He touts the need for a thorough needs analysis which defines who will take what topic and be tested on it. That might have worked before jobs became complex. It’s tough to pull off when the future is unpredictable and work involves dealing with novel situations.
He laughs off companies that believe technology will solve all training problems. I’ve been in the learning business for forty years and have yet to meet someone who thinks tech will solve all training problems.
I couldn’t resist leaving a snarky comment:
Dr Salas focuses on training that takes place away from the job. He’s looking in the wrong place. Most corporate learning takes place informally in the course of doing the job, not in training courses away from the job.
These days, many organizations support what’s known as the 70-20-10 model that says 70% of learning is experiential, 20% guided by others (often managers and supervisors) and a mere 10% via formal instruction. Salas offers common sense advice on making the 10% work better. There’s a lot bigger bang for the buck in making the learning ecosystem supportive of learner-directed “pull” learning.
The school system is one of the few institutions where lectures, courses conducted in artificial environments away from the context of what’s to be learned, and one-way “push” learning are the norm.
Corporate learning has its flaws, to be sure, but they are minuscule when compared to the practices that are commonplace in schools and colleges. Most corporate trainers know more about learning theory than the grad students who lecture in colleges.
Let he who is without sin cast the first stone.
Technological infrastructure for social learning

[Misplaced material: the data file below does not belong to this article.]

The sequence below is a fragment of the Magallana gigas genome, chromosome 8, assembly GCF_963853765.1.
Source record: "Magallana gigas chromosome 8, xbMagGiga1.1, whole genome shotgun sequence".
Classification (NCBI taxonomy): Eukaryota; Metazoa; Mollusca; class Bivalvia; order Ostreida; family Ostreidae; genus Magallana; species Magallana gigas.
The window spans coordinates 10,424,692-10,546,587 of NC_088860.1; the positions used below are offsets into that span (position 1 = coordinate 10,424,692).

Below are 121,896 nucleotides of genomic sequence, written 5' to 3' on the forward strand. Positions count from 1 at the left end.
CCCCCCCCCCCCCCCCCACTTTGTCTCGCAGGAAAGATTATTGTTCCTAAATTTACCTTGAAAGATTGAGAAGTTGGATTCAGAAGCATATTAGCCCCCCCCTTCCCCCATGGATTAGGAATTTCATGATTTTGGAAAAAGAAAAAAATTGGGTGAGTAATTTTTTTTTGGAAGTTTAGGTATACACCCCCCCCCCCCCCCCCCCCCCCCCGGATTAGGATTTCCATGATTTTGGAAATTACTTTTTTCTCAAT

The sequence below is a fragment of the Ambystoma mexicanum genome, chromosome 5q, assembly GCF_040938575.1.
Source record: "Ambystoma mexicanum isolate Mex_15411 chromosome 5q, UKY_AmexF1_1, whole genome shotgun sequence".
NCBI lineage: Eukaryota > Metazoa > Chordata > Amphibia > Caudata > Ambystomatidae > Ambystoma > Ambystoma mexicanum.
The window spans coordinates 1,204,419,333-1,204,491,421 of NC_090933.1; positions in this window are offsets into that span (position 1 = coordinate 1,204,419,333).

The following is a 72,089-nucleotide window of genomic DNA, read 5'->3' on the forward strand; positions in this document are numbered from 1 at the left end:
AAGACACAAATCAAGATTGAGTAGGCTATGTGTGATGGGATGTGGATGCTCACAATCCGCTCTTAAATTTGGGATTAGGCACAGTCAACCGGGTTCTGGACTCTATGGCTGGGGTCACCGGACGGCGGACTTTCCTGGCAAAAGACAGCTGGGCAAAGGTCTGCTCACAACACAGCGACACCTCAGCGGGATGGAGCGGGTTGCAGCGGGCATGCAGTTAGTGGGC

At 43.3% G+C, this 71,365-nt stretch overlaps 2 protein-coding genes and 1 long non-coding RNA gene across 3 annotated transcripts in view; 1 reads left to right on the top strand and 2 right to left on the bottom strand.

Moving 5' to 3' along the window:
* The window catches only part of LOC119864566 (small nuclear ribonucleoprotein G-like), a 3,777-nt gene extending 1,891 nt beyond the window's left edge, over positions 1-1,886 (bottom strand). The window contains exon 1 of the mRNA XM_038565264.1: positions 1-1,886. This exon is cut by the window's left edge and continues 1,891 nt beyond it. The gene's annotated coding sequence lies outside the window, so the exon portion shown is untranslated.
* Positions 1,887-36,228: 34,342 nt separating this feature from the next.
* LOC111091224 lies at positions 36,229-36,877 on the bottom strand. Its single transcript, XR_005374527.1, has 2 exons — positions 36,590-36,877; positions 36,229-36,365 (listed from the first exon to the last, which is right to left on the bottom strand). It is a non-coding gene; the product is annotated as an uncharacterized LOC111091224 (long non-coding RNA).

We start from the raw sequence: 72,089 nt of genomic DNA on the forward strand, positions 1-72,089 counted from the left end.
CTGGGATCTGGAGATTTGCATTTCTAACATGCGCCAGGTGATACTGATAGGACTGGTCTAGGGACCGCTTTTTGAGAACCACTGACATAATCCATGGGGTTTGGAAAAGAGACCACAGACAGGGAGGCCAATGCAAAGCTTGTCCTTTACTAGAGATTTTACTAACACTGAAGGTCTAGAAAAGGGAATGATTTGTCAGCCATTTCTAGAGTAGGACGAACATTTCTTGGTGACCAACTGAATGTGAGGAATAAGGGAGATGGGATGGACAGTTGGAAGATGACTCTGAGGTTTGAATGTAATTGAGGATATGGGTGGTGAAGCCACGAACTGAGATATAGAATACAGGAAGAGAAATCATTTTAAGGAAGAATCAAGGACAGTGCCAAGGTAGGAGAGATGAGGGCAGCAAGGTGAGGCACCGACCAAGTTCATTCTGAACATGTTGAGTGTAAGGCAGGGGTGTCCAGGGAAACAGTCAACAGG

Work and learning are converging, and as this change happens, the infrastructure of the old corporate learning must go – things like traditional one-size-fit-all in-person training seminars. In its place enters social and informal learning hubs like on-demand content, live online discussions, wikis and forums, and searchable content archives. The great news is that social and informal learning don’t require new systems because learning can take place on the same “platform” as the existing social network, if a company already has one.
The primary thing to bear in mind, says MIT’s Andy McAfee (McAfee), is INATT. That’s short for a phrase that kept coming up in conversation when he was writing Enterprise 2.0. It’s short for “It’s Not About The Technology.” People come first.
But you can’t do without the technology either. Social networks are the ideal platform for the new corporate learning, so let’s briefly examine how they support corporate learning.
Early personal computing was based on corporate computing. Conventions like ASCII, programming languages, Internet protocol, and encryption were developed for corporate mainframe computers and only later adopted for personal computers. That situation has flip-flopped. Innovations in applications and user-interface design are born on the consumer side and migrate to the enterprise.
Forbes named Salesforce.com the world’s most innovative company. Where did that innovation come from? Salesforce.com says cloud-based Customer Relationship Management application borrowed heavily from Amazon. Salesforce.com’s social network application was inspired by Facebook. Salesforce.com’s Chatter began its life as in-house Twitter. As the web turns social, Salesforce.com has changed its mission to “leading the shift to the Social Enterprise,” and that’s where it’s proving its forward-thinking nature.
So how do you find the right social platform to enhance your corporate training program? When an organization is improving its workscape, looking at consumer applications is a good way to think about what’s required in the corporate space. Ask net-savvy younger workers how they would like to learn new skills, and they bring up the features they enjoy outside of work:
Minimum viable workscape